Lleyton’s kids joined him for his final on court interview and also in his press conference.
Rafael Nadal – he was missed
If you’ve read my blog during the Australian Open in previous years you’ll know that Rafa is a very important part of the tournament for me! It was always going to be a tough match against Verdasco in the first round, and it proved to be too tough, with Verdasco playing out of his skin and Nadal losing in five.
All I can say is that he was missed, by me and many other fans. We missed him at the practice courts, seeing his matches and soaking up photos, videos and articles related to Rafa being in Melbourne.
Luckily the gals Happy Slam Tennis got some lovely pics of Rafa’s practice session on Day 1.
Daria Gavrilova – Superstar in the Making!
Dasha was brilliant as part of the winning Hopman Cup team in the lead up to AO, and she was also brilliant during her first and second round wins against Lucie Hradecka and Petra Kvitova. She stepped it up further against Kristina Mladenovic during the third round, coming through a tough battle to win 11-9 in the third set of one of my favourite matches of the tournament.
Then came the fourth round match against Carla Suarez-Navarro. Winning the first set 6-0 for a while there it seemed that reaching the quarterfinals would happen. But it wasn’t to be, with Dasha getting emotional and losing the next two sets. During her press conference she said that her behaviour was “unacceptable” and I’m confident that she’ll learn from the experience and go on to win many more tough matches this year.
Love them or hate them I think two of the main fashion standouts were Serena Williams and “Sunset” Stan Wawrinka.
In case you missed Stan’s outfit (if you saw it, you’ll remember!) have a look at this AO vid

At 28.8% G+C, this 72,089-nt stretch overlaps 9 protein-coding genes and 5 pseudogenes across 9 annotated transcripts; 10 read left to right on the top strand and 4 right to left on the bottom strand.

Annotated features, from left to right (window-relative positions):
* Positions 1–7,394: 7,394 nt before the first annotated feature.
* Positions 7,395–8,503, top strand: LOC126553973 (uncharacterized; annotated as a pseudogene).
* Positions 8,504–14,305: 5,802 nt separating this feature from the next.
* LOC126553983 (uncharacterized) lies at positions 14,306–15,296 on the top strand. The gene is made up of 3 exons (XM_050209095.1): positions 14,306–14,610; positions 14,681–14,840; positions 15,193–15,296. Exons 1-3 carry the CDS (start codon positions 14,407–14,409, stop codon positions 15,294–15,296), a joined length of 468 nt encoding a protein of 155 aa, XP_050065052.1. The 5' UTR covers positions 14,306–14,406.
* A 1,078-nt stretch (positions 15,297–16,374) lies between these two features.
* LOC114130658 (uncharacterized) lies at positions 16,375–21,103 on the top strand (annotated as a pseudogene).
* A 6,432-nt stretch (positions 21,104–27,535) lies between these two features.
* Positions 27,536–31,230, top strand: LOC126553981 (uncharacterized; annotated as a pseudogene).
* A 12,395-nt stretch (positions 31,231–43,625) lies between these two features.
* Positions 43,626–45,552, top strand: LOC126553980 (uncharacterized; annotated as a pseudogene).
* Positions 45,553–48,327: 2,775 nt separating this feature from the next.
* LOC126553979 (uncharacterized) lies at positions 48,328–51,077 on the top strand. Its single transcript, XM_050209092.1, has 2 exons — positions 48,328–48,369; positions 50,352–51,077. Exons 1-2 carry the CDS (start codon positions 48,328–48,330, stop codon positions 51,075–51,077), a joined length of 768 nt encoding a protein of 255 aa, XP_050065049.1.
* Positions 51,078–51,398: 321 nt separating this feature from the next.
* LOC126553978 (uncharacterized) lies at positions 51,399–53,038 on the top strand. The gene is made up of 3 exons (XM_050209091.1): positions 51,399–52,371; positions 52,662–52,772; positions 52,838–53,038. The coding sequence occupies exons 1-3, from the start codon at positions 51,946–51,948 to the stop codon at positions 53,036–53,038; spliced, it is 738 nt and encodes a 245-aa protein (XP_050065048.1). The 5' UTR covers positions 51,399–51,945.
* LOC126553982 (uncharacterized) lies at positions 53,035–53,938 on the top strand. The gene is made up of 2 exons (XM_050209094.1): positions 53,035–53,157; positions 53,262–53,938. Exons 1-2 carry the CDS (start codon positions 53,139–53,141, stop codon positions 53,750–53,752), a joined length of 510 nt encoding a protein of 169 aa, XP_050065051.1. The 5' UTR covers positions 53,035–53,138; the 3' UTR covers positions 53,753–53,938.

I’m so impressed by the creative promotions that the Australian Open sponsors run to enhance the fan experience and promote their brands.
Here are a few of my favourites.
Optus adding free phone recharging stations around the grounds – this is invaluable for fans, especially those who love “battery flattening” social media, and don’t have a charger or back up battery.
Blackmores had a big pavillion in Grand Slam Oval where you could try their superfoods, get a massage and do other fun stuff. They also had teams walking around the grounds giving out samples of their superfoods. I added their Cacao to my super and also tried the chia and can honestly say that I’m converted!
The Medibank area was giving away free sweat bands and allowed fans to test their skills at picking if balls where “in” or “out”. Plus you could have a mist shower to cool down from the afternoon heat.
Lavazza coffee had stands all around the grands and a big area with a rooftop terrace that has a great view of Grand Slam Oval and the Melbourne skyline.
The Shanghai Masters tournament has a partnership with the Australian Open. They ran a competition to win Men’s Final tickets and were also giving away fab little desktop calendar’s which have the tournament dates marked.
I didn’t get a chance to visit Kia, Woolworths or ANZ but they also had big areas with fun activities in Grand Slam Oval.
The Practice Courts